According to the American Cancer Society, prostate cancer is one of the most common forms of cancer among males. It affects 1 in every 9 men over the course of their lifetime. Fortunately, there are very effective treatment methods available for this form of cancer, dropping the mortality rate in men to roughly 1 in 41 individuals. Even so, given that this disease kills more than 31,620 men each year in the United States alone, it is critical to understand the details of this chronic disease, including its causes, symptoms and potential treatment options.
The treatment options will depend on many factors like:
- Age and lifestyle
- Other health conditions
- Tumor size or the stage of cancer
- Possible side effects of the therapy
- The success rate of the therapy
- Your thoughts on the treatment
Potential Prostate Cancer Treatments
The most common forms of reducing the risk of prostate cancer include radiation therapy, surgery, hormone therapy, chemotherapy, vaccine treatments, bone-directed treatment, cryotherapy, and active monitoring as per the National Cancer Institute.
Depending on the stage of your cancer, there are various strategies.
If any pre-cancerous or suspicious symptoms arise, many doctors choose to take a close monitoring approach. They schedule screenings like a prostate-specific antigen (PSA) blood test and digital rectal exam (DRE) every 6 months, so if cancer arises, more aggressive treatment can be started immediately.
A radical prostatectomy is a solution for some men with prostate cancer if cancer hasn’t spread outside of that gland. This is basically the complete removal of the prostate gland and some surrounding tissue, cutting out cancer at its source.
This is a popular option if the cancer is discovered early and can be eliminated from within the prostate. High-energy rays are used to kill cancerous cells in this procedure. This may also work if the cancer isn’t killed after the radical prostatectomy has been completed.
Cryotherapy or cryosurgery is a minimally invasive procedure, which involves releasing cold gases into the prostate gland to freeze and kill the cancer cells. This is typically used as a second line of treatment following radiation therapy if it is unsuccessful.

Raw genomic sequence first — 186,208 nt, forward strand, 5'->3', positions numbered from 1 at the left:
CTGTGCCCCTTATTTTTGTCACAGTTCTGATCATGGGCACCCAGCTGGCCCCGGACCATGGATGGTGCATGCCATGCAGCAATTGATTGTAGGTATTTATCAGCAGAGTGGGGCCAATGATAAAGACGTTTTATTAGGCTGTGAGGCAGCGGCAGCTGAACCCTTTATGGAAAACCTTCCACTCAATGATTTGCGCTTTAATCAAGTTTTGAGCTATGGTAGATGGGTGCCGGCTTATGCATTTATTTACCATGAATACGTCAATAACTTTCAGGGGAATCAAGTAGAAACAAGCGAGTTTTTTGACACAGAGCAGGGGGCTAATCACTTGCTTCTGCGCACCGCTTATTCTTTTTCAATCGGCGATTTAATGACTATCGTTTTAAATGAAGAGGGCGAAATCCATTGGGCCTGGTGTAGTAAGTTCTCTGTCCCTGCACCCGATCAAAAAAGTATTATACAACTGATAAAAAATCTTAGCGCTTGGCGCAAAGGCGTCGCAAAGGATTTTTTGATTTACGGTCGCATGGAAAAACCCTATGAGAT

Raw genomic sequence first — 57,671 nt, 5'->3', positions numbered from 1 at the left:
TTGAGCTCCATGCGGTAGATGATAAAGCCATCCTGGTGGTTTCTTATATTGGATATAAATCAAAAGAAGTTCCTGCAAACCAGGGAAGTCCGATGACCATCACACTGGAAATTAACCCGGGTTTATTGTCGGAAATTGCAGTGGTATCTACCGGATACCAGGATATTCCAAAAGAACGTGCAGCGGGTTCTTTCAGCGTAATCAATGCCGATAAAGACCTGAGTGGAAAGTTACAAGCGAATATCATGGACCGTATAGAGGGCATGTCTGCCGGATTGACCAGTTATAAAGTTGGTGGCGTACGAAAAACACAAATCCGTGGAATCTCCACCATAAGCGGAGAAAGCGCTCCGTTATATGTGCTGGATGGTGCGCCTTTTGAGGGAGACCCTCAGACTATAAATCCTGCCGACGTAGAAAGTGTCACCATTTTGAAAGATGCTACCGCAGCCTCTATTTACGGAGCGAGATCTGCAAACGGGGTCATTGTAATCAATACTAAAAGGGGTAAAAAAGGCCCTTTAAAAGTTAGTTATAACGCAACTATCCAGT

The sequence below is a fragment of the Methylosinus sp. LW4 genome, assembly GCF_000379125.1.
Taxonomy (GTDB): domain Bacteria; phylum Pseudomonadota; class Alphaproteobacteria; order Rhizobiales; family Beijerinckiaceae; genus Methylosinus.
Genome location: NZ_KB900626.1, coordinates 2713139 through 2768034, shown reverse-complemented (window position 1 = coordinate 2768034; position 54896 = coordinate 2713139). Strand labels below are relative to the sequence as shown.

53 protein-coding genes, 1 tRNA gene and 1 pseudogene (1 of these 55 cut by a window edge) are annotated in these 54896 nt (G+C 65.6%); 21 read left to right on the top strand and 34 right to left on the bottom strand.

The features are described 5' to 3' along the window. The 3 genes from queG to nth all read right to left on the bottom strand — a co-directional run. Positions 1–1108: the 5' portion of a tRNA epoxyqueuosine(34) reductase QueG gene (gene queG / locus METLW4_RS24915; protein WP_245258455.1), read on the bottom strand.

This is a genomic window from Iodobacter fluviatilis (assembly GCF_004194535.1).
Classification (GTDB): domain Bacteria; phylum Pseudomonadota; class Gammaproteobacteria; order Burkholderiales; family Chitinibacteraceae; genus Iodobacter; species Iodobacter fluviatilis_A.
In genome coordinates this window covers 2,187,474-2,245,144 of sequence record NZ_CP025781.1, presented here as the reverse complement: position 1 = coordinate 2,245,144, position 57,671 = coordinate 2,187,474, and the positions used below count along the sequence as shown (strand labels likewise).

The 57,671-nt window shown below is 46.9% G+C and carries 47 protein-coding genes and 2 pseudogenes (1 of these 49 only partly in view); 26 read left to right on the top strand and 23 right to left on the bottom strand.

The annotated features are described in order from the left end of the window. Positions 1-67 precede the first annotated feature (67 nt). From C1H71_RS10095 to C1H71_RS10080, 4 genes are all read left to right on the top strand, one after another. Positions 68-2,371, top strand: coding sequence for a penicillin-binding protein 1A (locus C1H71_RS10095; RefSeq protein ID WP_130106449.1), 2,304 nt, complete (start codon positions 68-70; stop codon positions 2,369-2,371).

The goal of this approach is to suppress certain hormones that can stimulate the unchecked growth of cancerous cells, namely androgens. This hormone therapy can have numerous unwanted side effects but can successfully stop the growth of cancer in the prostate.
If your prostate cancer has spread to other parts of the body, chemotherapy is an option, wherein anti-cancer drugs are pumped into the bloodstream, thereby slowing the progress of cancer in many areas of the body.
This specifically designed vaccine is able to stimulate the body to solely target to kill prostate cancer cells that may still be present in the body. It is favored for patients who have cancer, but aren’t showing any notable signs or symptoms, and has fewer side effects than many other treatment options.
Bone Directed Treatment
Once cancer begins to metastasize, one of the first places it will attack is the bones and in the case of prostate cancer, this can happen rapidly. Bone-directed treatment is intended to stop the spread of cancer, compared to only addressing the initial occurrence in the prostate.
At a certain stage of cancer care, when no other treatments are left, palliative therapy is intended to make the patient as comfortable as possible. It focuses on reducing the symptoms of cancer instead of trying to cure it.
Who Treats Prostate Cancer?
The main types of doctors that help in reducing the risk of prostate cancer are urologists, radiation oncologists, and medical oncologists as per a report published in 2019 by the American Cancer Society.
- Urologists are doctors that help in treating the urinary disorders as well as the male reproductive system, which includes the prostate.
- Radiation oncologists are experts in radiation therapy.
- Medical oncologists are doctors that take care of chemotherapy and hormone therapy.